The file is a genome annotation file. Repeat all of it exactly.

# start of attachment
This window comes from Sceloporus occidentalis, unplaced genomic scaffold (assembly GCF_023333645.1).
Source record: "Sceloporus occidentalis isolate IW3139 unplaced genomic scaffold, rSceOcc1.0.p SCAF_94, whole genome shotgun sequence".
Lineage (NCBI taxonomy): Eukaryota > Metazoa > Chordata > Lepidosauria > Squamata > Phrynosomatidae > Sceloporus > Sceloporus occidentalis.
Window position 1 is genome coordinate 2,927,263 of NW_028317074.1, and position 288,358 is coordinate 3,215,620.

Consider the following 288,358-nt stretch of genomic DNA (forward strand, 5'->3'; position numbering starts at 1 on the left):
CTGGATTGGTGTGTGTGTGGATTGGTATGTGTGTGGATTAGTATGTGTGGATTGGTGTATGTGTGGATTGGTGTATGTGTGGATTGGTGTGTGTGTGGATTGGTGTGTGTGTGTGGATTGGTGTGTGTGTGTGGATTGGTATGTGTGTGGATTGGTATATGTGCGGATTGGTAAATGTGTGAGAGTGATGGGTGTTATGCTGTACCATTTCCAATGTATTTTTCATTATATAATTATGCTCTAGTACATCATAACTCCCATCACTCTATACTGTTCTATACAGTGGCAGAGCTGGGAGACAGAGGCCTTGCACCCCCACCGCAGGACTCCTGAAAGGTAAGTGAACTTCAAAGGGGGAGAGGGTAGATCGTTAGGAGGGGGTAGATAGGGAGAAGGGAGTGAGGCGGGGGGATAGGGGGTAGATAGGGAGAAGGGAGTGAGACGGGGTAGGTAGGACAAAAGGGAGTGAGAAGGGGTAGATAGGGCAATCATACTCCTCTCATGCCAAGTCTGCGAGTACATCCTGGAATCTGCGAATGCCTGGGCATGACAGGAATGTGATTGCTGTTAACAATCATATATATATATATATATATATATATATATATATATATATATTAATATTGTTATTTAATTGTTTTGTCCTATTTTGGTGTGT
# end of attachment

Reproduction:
This window comes from Sceloporus occidentalis, unplaced genomic scaffold (assembly GCF_023333645.1).
Source record: "Sceloporus occidentalis isolate IW3139 unplaced genomic scaffold, rSceOcc1.0.p SCAF_94, whole genome shotgun sequence".
Lineage (NCBI taxonomy): Eukaryota > Metazoa > Chordata > Lepidosauria > Squamata > Phrynosomatidae > Sceloporus > Sceloporus occidentalis.
Window position 1 is genome coordinate 2,927,263 of NW_028317074.1, and position 288,358 is coordinate 3,215,620.

Consider the following 288,358-nt stretch of genomic DNA (forward strand, 5'->3'; position numbering starts at 1 on the left):
CTGGATTGGTGTGTGTGTGGATTGGTATGTGTGTGGATTAGTATGTGTGGATTGGTGTATGTGTGGATTGGTGTATGTGTGGATTGGTGTGTGTGTGGATTGGTGTGTGTGTGTGGATTGGTGTGTGTGTGTGGATTGGTATGTGTGTGGATTGGTATATGTGCGGATTGGTAAATGTGTGAGAGTGATGGGTGTTATGCTGTACCATTTCCAATGTATTTTTCATTATATAATTATGCTCTAGTACATCATAACTCCCATCACTCTATACTGTTCTATACAGTGGCAGAGCTGGGAGACAGAGGCCTTGCACCCCCACCGCAGGACTCCTGAAAGGTAAGTGAACTTCAAAGGGGGAGAGGGTAGATCGTTAGGAGGGGGTAGATAGGGAGAAGGGAGTGAGGCGGGGGGATAGGGGGTAGATAGGGAGAAGGGAGTGAGACGGGGTAGGTAGGACAAAAGGGAGTGAGAAGGGGTAGATAGGGCAATCATACTCCTCTCATGCCAAGTCTGCGAGTACATCCTGGAATCTGCGAATGCCTGGGCATGACAGGAATGTGATTGCTGTTAACAATCATATATATATATATATATATATATATATATATATATATATATTAATATTGTTATTTAATTGTTTTGTCCTATTTTGGTGTGT